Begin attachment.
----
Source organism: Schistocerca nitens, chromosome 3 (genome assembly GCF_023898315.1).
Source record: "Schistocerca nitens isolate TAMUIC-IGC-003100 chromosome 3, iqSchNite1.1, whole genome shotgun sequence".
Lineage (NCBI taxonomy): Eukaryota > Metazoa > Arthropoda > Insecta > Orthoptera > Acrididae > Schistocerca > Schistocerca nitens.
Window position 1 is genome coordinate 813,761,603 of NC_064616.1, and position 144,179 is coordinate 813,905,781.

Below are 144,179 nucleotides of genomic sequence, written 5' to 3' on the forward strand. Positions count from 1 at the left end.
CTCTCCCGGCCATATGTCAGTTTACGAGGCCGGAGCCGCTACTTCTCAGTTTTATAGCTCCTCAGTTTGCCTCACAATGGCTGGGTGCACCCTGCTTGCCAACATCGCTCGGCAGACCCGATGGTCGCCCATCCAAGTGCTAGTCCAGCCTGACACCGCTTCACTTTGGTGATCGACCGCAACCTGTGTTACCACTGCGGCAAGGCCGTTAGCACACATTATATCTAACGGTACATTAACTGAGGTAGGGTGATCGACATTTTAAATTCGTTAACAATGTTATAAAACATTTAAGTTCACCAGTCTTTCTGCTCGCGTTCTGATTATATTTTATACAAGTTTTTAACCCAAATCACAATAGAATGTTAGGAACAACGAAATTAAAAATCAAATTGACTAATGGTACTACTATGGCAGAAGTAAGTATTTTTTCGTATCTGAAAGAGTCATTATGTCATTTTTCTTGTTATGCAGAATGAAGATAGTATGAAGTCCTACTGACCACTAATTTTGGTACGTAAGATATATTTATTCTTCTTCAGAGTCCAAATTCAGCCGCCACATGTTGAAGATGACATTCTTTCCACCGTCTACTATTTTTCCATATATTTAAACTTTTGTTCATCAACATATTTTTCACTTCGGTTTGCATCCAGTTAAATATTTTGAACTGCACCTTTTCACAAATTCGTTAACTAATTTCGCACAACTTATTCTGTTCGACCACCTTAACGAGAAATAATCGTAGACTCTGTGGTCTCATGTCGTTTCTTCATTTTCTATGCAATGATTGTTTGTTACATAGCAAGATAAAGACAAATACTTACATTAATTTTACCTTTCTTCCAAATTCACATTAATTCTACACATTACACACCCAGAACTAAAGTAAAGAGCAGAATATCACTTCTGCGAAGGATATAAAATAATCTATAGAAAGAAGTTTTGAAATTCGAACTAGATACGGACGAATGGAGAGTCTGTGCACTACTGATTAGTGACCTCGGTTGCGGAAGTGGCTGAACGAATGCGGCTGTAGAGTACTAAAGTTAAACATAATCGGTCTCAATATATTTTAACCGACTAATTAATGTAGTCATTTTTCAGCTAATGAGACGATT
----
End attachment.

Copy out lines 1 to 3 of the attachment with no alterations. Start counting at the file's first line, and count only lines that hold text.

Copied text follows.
Source organism: Schistocerca nitens, chromosome 3 (genome assembly GCF_023898315.1).
Source record: "Schistocerca nitens isolate TAMUIC-IGC-003100 chromosome 3, iqSchNite1.1, whole genome shotgun sequence".
Lineage (NCBI taxonomy): Eukaryota > Metazoa > Arthropoda > Insecta > Orthoptera > Acrididae > Schistocerca > Schistocerca nitens.